PCB design for "breadbord to doublerow pin header" adapter

I have build up some stuff on breadboards by now, but often I have trouble with double row pin headers. So I decided to make an adapter as my first PCB design. Simple thing, a double row pin header on one side (female for direct access or male for ribbon cable), and two on the other side, far enough apart to fit across the middle gap of a common breadboard.

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As I have to solder on both sides, I need it to be plated-through, so i’ll have to have it manufactured. Seeedstudio seems to be a very cheap possibility for a small batch.
I attached my KiCAD project. As this is my first try, could anyone have a look and tell me if this will result in what I want? The 3D image from KiCAD looks right, but I can’t make out the drilling holes in the board layout, for example.

BreadboardAdapter.zip (29.8 KB)

You only have to solder on one side if you use long pin headers… Or even the stacking headers.

even if you use normal length headers you can shove the pins down even with the plastic, insert from the top solder on the bottom and have more than enough to jam in a breadboard saving double sided pcb's and waiting on a board to arrive in the mail

Why not just get some jumper wires? Instead of going to all the trouble of soldering? They do make Male to Female, Female to Female, and Male to Male headers. Anything you need to separate them off is right there for you. Would be wayyyyy cheaper and much less of a hassle to just get those

Yes, I could solder it on one side, but it wouldn't look that nice. I have jumper wires, but I would like to have it fixed on the breadboard, not lying around on a cable. As far as I understand, I would get 10 PCB for 10$ (+ shipping, making it about 10€) from Seeedstudio. So cost is not an issue, neither is a bit soldering. Apart from that, I am really interested how the order comes out. I would just appreciate if someone would confirm that my layout is technically correct, as I have no background with PCBs.

Sorry to resurrect this topic, but I was wondering if you ever got feedback, and if you ever got your boards made?

If no to both and you still want feedback, I'll be happy to give you some pointers that I thought of while looking over your design files. Otherwise I guess we should let this thread die again. ;)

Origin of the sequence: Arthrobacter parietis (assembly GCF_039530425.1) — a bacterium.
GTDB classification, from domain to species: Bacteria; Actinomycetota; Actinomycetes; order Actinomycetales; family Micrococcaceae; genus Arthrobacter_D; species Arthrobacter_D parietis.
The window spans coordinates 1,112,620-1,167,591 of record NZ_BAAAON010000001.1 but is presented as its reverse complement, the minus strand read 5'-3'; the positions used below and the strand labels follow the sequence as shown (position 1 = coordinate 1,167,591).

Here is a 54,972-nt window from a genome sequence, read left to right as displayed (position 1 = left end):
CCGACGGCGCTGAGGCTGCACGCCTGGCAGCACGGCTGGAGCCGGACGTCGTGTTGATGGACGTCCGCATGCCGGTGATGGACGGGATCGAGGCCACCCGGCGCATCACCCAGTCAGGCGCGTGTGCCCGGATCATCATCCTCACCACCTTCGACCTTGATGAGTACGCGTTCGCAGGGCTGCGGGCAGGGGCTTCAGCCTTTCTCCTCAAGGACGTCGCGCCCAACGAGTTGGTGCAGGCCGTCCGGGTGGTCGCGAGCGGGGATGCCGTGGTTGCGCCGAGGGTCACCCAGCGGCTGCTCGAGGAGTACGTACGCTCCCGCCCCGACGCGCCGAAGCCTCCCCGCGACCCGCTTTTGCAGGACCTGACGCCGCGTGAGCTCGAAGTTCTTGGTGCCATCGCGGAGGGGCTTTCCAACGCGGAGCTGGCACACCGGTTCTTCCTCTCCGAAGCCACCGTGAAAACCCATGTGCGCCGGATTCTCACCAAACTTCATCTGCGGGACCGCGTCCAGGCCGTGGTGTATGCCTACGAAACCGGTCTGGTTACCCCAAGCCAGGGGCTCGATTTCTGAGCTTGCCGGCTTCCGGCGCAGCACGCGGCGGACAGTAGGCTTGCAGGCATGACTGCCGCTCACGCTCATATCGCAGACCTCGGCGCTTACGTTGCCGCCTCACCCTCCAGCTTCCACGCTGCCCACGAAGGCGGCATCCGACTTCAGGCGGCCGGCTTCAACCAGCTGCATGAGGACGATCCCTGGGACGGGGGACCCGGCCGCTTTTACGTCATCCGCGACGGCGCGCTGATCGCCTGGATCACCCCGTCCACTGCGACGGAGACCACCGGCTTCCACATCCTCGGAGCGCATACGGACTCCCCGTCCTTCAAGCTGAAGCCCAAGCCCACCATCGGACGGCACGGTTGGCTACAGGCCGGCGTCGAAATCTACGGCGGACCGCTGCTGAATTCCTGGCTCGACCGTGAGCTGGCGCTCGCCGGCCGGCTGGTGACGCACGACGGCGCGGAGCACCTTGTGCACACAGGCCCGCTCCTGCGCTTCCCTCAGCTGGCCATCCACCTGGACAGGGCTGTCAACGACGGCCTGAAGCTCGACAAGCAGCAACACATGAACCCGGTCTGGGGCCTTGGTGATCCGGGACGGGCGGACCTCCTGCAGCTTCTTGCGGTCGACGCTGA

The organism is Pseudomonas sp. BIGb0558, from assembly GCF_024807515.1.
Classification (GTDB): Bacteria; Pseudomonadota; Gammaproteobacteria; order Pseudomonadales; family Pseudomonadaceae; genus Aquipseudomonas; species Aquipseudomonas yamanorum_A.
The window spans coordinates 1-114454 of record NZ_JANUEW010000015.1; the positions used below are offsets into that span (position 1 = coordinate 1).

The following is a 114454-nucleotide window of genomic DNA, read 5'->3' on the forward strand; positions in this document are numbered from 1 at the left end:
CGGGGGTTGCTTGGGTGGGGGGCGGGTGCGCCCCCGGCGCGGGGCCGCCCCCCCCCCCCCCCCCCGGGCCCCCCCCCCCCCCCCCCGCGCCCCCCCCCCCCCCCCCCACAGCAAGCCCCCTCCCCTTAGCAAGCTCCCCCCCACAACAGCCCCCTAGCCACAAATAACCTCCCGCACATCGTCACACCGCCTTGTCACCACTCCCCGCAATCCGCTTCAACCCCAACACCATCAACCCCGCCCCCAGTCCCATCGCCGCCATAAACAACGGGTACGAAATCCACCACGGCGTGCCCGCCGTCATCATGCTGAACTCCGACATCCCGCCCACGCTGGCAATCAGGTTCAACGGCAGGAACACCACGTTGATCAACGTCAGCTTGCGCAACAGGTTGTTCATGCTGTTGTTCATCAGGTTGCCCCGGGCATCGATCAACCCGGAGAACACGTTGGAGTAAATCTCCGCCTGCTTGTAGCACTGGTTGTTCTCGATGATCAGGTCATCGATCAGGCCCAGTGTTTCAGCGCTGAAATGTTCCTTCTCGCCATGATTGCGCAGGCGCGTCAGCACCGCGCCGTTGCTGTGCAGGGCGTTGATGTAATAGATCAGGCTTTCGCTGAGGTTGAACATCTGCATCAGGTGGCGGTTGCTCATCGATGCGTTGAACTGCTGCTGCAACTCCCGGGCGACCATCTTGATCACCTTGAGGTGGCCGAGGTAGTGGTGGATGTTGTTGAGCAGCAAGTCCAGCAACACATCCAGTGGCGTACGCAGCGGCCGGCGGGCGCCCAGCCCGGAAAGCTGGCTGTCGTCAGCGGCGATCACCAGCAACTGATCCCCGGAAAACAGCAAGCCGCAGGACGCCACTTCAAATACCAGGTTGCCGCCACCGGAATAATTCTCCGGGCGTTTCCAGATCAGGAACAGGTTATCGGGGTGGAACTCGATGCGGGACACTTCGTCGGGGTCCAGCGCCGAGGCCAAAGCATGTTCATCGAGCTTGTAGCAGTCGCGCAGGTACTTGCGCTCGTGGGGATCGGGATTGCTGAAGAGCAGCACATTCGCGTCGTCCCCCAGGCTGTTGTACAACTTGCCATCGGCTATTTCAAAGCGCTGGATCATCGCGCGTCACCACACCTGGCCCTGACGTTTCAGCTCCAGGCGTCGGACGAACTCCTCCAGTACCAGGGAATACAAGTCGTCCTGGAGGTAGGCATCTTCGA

Yes, I had both the adapter and another project (board for a Nexus 7 docking station using the loading pins) made at Seeedstudio. Worked very well, took around 4 weeks and the quality is fine.
I did the design in KiCAD and indeed I could use some feedback: Both my orders came without solder masks. In a Gerber viewer, the layers seem to be empty, despite the fact that I think I added them in KiCAD. So, I would appreciate if you or someone else could point me to my error.

I added both project, in case someone is interested.
Known issues of the Nexus board:

  • Components would be better placed on the other side, as they now are positioned on the side where the Nexus will dock
  • Holes for resistors etc. are only 2,54mm apart, so regular components will not fit very well. Should be replaced with SMD components or moved apart. For us, this was no problem, as we do not use the audio part and just put the circuits in for completeness
  • Board could use some holes for screws.

BreadboardAdapter.zip (90.3 KB)

Nexus7Dock.zip (50.2 KB)

In a Gerber viewer, the layers seem to be empty,

Ah. ALWAYS check your gerbers before sending off a design...

I didn't need to make a board. I just soldered dual row SMD headers to the tops of Machined Sockets. The pins are bent at 90 degrees under the black plastic holder and the nicely match up with the socket holes.


In a Gerber viewer, the layers seem to be empty,

Ah. ALWAYS check your gerbers before sending off a design...

Yeah ... :) Luckily, it was not important for either of the projects. Still, for the next one I really would like to know what I did wrong.

@pwillard That's another possibility. Looks fine. But again, it is only 10$ for 10 boards, and I do not have SMD headers at hand.